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Pentadic Criticism Lecture and textbook notes detailing pentadic criticism, its origin, contributing theorists and how to analyse the artefact.

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University of Waterloo
ENGL 104
Michael Hancock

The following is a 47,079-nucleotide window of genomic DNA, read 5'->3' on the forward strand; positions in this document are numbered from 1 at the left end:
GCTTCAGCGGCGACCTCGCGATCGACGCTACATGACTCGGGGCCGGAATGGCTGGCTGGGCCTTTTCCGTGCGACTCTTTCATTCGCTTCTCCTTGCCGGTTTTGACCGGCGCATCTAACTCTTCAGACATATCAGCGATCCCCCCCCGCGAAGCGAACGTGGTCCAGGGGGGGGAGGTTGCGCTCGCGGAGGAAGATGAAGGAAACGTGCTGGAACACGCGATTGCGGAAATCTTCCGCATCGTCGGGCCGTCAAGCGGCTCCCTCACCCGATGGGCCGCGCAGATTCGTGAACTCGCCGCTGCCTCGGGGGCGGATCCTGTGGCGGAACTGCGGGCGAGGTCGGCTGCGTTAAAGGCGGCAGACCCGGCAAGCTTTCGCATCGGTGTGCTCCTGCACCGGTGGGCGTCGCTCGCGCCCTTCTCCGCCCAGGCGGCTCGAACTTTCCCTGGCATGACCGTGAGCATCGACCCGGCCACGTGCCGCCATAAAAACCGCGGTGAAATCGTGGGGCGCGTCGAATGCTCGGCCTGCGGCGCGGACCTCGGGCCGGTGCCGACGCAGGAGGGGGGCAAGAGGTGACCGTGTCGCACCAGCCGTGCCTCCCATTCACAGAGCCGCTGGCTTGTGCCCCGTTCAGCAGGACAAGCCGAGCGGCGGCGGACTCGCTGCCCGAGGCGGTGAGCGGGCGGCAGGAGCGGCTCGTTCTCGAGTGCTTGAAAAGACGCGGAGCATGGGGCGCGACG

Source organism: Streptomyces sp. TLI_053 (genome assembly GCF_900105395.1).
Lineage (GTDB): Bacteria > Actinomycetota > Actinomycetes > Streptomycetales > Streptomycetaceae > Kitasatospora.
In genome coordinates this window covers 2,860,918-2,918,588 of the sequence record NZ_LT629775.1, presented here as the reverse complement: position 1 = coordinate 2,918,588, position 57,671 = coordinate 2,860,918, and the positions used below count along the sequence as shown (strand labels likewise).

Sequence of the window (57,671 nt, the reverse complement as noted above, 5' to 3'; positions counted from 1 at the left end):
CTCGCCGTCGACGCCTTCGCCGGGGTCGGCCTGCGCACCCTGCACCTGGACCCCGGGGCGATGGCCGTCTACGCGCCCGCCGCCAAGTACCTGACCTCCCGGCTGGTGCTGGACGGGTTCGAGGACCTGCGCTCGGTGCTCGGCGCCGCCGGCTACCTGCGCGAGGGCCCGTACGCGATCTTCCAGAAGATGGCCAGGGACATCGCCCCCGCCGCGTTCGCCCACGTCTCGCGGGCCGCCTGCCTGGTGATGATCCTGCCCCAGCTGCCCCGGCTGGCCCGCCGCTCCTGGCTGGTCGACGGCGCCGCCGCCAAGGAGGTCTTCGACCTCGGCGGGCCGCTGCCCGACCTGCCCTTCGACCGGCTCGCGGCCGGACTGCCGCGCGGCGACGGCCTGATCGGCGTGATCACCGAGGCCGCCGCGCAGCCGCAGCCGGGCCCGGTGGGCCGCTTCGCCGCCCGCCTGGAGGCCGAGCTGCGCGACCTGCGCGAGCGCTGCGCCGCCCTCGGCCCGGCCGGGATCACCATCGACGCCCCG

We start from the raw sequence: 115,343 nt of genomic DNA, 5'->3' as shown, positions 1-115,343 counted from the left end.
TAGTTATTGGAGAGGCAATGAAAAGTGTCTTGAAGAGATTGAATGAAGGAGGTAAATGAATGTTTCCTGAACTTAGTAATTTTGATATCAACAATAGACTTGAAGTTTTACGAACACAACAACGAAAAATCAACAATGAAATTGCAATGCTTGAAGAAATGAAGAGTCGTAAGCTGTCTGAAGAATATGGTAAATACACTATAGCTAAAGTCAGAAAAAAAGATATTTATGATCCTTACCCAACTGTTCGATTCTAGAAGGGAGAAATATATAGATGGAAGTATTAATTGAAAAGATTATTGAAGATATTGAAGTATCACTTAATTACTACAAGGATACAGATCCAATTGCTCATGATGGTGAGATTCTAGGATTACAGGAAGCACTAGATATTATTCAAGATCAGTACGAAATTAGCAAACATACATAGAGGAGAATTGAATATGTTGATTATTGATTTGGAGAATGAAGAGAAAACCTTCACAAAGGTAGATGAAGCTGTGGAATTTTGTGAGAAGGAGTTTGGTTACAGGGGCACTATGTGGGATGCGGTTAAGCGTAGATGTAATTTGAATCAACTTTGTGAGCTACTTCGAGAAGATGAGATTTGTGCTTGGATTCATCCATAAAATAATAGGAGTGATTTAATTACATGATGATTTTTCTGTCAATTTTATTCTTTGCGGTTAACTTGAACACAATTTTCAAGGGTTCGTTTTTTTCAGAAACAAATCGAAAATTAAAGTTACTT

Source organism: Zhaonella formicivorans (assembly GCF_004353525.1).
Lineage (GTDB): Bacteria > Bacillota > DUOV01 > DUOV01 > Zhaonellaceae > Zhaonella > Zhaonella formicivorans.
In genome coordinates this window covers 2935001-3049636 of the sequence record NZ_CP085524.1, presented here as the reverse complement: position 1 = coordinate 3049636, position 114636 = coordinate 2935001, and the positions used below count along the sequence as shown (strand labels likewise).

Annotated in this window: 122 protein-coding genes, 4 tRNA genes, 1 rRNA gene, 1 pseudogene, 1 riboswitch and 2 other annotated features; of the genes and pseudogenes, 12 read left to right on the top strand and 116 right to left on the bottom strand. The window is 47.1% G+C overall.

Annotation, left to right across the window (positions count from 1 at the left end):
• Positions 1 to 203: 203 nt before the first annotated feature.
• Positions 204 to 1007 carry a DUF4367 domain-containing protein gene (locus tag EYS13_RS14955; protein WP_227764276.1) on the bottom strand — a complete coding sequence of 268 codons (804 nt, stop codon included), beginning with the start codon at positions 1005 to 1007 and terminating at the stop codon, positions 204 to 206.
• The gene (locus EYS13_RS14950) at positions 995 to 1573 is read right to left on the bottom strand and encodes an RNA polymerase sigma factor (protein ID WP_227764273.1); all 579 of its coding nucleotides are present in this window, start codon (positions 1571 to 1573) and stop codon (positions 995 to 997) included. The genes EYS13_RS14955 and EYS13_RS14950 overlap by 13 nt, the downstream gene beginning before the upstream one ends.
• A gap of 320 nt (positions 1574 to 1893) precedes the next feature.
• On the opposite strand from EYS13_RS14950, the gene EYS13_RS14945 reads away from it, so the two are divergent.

Pentadic Criticism March-14-11 4:29 PM  Rooted in work of Kenneth Burke, his concept of the pentad.  Method seeks to answer the question "What is involved when we say what people are doing and why they are doing it?"  Also rooted in Burke's notion of dramatism, which is the label he gives to the analysis of human motivation through terms derived from the study of drama. Two basic assumptions underlie dramatism o Language use constitutes action, not motion. Motion corresponds to biological or animal aspect of the human being which is concerned with bodily processes such as growth, digestion, respiration etc. does not involve use of symbols and thus is nonsymbolic. Action corresponds to neurological aspect of the human being, which Burke defines as the ability of an organism to acquire language or a symbol system o Human develop and present messages in the same way that a play is presented. Use rhetoric to constitute and present a particular view of our situation. How we describe a situation indicates how we are perceiving it  Three conditions for action o Must involve freedom or choice. o Must have a purpose. o Must have motion. Motion can exist without action, but action can't exist without motion. Symbolic activity or action is grounded in the realm of the nonsymbolic  Rhetors describe their situations using the five basic elements of drama: act (what), agent (who), agency (how it's done), scene (where) and purpose (why). They constitute what Burke calls the pentad and are used as principles or 'grammar' for describing a symbolic act fully. o Sometimes includes attitudes as elements to be considered in an analysis of motivation. Designates the manner in which means are employed. Attitude considered part of agent Uses ratios that link the five terms in pairs as the mechanism for discovering the rhetor's motive in  an artefact o Ratio is a pairing of two of the key terms that allows a critic to discover the relationship between them by analysing how the first term in the pair shapes understanding of the second term. Motive is located in the term that controls the other term Selecting an Artefact  Virtually any artefact is appropriate  Discursive or nondiscursive, doesn't matter, and length/complexity also doesn't matter  Based on broad assessment rather than close reading, may be better suited for artefacts of greater length Analysing the Artefact  Labelling Terms o Identify the five terms from the perspective of the rhetor o Identification of the agent involves naming the group/individual who is the protagonist/main character of the situation described in the artefact as presented by the rhetor o Th
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